Woody: Beware The Open Microphone
Larry Woody | Senior Writer
It’s surprising that there aren’t more on-the-air-bloopers like the one ESPN commentator Rusty Wallace let slip awhile back when he called Kyle Busch a “dumb a..” following a Nationwide victory at Chicagoland Speedway.
Rusty apologized in a statement: “I made an unfortunate remark regarding Kyle Busch. There’s no excuse and I certainly know better.”
Wallace’s shot has been heard ‘round the world, thanks to YouTube, and reaction has been mixed among race fans. Some are outraged and others want to nominate Rusty for an Emmy.
The reason why it’s surprising that there aren’t more such slip-ups is because more and more broadcast booths are staffed by ex-racers with zero broadcasting or journalism experience.
They know motors but not microphones and sometimes – as happened with Wallace – they forget that their every utterance may be on the air.
We ink-stained newspaper wretches used to resent the radio and TV guys because their mistakes immediately dissipated in the air, while our goofs were etched forever on newsprint.
That’s no longer the case. With the advent of replays, rewinds and the internet, verbal blunders can go viral and be replayed ad infinitum.
In the old days if a listener had overheard Wallace’s muffled remark he might think, “Did he just say what I thought he said? Naaaa, surely not.” And that would have been the end of it.
Now the listener can click “re-wind” and there it is – again, and again and again …
Some believe ESPN should have suspended Wallace but I think that would be too harsh. It was an accident. He didn’t intend for his comment to go out on the airwaves.
Should he have said it at all, even in a private off-the-air conversation? Sure, why not? If that’s his opinion of Busch, Wallace has a right to express it as long he doesn’t do it on ESPN’s airtime. Who among us has never expressed a personal opinion in the workplace?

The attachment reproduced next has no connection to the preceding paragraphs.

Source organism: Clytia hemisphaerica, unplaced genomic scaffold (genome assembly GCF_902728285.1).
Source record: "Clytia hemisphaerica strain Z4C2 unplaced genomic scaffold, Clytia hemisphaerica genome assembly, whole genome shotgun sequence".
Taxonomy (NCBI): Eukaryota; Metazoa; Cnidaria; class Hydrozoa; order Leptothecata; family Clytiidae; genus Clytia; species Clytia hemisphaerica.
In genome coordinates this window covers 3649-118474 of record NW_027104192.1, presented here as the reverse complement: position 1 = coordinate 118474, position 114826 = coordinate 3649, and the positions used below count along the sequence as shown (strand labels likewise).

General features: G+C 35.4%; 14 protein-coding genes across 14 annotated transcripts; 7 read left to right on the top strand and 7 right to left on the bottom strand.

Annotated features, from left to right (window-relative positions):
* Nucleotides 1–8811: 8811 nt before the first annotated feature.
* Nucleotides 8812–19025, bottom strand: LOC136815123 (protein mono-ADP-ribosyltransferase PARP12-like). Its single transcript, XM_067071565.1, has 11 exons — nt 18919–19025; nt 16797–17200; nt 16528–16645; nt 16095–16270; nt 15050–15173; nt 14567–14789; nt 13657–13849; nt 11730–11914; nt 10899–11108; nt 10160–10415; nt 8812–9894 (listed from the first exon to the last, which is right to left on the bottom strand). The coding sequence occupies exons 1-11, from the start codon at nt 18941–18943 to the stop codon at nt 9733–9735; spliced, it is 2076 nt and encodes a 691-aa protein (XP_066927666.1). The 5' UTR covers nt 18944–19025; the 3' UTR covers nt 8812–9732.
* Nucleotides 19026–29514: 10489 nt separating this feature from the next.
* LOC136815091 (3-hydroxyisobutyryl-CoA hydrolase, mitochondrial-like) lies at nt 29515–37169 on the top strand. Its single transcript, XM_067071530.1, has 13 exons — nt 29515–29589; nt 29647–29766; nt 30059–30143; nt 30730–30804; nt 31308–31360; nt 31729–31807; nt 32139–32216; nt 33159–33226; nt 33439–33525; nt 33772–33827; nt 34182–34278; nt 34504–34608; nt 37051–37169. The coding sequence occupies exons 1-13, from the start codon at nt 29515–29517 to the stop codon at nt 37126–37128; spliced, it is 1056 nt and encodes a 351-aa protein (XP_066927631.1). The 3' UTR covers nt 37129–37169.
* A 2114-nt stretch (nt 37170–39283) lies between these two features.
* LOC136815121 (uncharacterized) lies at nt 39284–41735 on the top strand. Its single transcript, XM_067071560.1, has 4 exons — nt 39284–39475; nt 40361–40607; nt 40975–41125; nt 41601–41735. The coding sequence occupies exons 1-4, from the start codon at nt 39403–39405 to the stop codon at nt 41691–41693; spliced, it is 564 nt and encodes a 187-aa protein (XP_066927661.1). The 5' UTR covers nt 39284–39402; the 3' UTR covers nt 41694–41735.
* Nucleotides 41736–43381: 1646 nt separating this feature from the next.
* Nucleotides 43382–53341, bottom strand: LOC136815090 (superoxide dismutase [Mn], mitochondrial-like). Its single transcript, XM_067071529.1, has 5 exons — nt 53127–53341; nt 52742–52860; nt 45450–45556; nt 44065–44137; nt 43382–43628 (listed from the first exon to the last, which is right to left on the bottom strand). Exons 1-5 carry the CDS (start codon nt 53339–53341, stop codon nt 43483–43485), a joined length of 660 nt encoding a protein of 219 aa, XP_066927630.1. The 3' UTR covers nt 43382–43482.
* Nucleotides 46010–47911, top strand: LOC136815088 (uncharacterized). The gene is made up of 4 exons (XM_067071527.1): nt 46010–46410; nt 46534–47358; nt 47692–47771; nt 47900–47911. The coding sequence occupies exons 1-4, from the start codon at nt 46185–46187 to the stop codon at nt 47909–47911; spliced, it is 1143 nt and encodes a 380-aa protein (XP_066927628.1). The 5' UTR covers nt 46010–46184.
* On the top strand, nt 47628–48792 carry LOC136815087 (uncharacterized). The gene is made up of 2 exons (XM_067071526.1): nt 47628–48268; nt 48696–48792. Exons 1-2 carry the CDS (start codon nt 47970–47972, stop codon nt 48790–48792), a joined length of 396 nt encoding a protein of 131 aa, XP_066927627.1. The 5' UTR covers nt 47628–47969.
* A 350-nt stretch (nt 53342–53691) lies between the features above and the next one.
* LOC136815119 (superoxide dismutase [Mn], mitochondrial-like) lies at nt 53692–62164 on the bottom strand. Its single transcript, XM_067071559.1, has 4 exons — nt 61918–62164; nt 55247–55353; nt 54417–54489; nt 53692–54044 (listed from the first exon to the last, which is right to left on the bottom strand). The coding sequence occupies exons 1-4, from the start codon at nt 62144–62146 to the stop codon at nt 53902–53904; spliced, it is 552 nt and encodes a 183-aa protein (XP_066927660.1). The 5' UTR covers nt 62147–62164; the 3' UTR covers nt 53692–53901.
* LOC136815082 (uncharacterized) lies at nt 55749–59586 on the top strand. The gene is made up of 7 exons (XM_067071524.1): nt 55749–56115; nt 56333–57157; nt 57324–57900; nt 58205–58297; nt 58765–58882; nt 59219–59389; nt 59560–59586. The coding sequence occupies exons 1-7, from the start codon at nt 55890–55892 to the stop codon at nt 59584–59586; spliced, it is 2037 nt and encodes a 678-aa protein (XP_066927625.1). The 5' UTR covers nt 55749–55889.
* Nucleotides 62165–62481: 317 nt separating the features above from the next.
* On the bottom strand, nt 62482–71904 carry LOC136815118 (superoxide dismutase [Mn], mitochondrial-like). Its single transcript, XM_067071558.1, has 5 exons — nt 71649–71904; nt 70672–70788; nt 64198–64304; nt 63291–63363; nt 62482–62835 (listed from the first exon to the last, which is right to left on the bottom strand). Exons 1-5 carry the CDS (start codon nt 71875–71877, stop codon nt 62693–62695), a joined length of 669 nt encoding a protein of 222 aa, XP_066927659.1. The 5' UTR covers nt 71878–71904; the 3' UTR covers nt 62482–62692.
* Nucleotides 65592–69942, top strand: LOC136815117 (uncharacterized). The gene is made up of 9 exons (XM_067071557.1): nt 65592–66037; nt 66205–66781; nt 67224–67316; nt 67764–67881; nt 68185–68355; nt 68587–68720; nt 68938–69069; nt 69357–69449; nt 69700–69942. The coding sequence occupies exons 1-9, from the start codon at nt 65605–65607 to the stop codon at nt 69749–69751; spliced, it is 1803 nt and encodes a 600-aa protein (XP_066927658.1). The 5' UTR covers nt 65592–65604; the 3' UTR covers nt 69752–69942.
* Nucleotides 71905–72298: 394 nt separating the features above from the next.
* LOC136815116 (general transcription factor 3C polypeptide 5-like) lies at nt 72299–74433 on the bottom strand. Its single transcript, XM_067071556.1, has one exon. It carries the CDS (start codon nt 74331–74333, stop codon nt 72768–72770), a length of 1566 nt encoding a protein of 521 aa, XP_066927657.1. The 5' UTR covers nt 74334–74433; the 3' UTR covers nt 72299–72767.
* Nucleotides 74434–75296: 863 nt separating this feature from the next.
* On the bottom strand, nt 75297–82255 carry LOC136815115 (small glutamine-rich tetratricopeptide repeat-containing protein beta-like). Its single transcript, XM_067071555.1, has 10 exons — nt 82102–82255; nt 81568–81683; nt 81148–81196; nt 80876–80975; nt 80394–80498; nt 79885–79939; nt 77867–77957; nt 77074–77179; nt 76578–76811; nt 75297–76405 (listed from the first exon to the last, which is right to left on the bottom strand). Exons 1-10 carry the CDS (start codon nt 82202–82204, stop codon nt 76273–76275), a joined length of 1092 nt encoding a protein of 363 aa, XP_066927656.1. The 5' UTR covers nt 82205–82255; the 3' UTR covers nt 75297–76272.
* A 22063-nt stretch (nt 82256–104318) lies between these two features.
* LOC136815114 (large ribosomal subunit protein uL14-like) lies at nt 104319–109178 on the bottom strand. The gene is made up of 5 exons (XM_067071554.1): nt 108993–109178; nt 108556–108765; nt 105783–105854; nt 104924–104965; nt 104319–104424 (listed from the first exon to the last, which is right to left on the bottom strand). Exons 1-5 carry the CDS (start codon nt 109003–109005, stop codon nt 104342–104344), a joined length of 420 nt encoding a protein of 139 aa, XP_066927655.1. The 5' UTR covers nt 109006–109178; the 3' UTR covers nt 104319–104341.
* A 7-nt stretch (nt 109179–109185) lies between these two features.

Trust me, reporters constantly express their opinions of drivers when they’re sitting in a press box. Rusty didn’t say anything that hasn’t been said plenty of times before. His only mistake was inadvertently saying it on the air.
While neophyte broadcasters often make boo-boos, they aren’t alone. Even the top professionals sometimes blunder.
Larry Munson, retired University Georgia announcer, is the all-time best as far as I’m concerned. But even the venerable Munson once was a victim of an open mike. (I refuse to call it a “mic.”)
Before going to Georgia, Munson spent many years in Nashville calling minor league baseball and Vanderbilt basketball games. It was during of one those games that a timeout was called. A weary Munson swatted the “Off” switch on his mike, leaned back in his seat, and sighed to his booth-mate: “What a (bleeping) way to make a living!”
But the “Off” switch wasn’t completely off. Munson’s comment was beamed out to shocked listeners.
There was a big stink, with some calls for Munson’s firing. He survived the uproar and continued one of the greatest broadcasting careers in history. But from then on Munson always double-checked to make sure his mike was off before he did any muttering.
You can bet that Rusty will do likewise.
– Larry Woody can be reached at firstname.lastname@example.org Comments